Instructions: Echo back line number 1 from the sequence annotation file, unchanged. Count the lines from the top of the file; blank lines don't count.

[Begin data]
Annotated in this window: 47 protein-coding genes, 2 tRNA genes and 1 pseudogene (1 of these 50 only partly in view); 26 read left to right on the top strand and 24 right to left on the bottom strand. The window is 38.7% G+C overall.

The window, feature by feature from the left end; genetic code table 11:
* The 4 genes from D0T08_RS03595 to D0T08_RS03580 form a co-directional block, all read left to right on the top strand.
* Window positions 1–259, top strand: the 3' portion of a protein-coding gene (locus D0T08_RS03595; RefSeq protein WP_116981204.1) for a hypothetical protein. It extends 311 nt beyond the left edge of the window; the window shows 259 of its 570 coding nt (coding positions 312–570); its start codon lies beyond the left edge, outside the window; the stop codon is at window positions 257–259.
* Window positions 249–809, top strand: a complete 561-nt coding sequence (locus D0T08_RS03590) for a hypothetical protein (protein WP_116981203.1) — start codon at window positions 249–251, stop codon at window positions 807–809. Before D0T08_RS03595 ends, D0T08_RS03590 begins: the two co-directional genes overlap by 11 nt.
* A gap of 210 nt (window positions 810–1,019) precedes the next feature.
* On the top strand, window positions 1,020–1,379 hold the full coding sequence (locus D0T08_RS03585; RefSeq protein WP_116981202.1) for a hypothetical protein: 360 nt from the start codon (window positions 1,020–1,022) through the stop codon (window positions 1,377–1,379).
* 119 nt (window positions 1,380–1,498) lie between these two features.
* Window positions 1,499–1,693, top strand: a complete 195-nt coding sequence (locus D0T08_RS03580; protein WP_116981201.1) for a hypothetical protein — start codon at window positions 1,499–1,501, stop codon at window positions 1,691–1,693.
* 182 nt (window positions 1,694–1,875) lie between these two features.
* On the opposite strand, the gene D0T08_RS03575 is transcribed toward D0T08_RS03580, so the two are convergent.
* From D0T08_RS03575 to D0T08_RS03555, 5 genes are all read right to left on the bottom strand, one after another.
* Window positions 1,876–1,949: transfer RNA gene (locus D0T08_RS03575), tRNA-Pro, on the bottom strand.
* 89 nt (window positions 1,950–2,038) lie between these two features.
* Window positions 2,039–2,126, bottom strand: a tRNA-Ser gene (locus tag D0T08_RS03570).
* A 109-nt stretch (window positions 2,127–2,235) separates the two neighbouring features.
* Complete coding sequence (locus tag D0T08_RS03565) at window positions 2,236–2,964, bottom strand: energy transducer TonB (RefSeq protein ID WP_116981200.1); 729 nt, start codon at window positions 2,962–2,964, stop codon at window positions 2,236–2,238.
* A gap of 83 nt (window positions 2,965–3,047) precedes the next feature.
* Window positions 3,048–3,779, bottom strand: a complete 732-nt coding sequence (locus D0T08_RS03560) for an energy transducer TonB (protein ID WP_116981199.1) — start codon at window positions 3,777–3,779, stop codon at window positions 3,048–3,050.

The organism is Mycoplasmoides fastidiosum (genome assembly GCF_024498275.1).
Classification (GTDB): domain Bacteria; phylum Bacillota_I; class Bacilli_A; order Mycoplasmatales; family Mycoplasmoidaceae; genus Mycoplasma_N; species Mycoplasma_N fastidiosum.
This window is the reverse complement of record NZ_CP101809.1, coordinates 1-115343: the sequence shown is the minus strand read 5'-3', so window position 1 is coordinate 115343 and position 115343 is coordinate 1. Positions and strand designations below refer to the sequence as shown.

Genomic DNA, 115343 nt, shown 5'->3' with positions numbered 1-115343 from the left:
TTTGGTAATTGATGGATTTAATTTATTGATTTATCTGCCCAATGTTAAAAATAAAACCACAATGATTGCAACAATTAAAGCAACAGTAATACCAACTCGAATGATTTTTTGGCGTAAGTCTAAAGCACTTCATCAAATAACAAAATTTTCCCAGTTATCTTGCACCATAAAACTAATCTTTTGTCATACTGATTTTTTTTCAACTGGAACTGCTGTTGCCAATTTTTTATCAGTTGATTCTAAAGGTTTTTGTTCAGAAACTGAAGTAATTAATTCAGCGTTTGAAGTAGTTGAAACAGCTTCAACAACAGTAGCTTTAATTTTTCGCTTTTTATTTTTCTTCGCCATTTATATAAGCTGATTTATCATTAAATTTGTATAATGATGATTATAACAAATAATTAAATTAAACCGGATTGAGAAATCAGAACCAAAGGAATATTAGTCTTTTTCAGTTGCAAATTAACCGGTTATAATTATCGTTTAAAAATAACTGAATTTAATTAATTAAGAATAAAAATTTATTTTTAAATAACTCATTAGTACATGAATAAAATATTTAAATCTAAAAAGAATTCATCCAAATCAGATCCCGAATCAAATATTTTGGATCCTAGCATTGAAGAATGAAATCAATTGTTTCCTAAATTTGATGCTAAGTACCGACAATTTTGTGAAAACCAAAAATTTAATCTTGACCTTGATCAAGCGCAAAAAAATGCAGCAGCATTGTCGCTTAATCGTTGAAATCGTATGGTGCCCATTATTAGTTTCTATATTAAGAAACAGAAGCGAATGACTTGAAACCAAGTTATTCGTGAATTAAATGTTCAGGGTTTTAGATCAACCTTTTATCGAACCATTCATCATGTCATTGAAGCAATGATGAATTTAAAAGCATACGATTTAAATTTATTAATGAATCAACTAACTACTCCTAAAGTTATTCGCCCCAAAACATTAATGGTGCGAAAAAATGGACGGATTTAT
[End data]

Annotated in this window: 47 protein-coding genes, 2 tRNA genes and 1 pseudogene (1 of these 50 only partly in view); 26 read left to right on the top strand and 24 right to left on the bottom strand. The window is 38.7% G+C overall.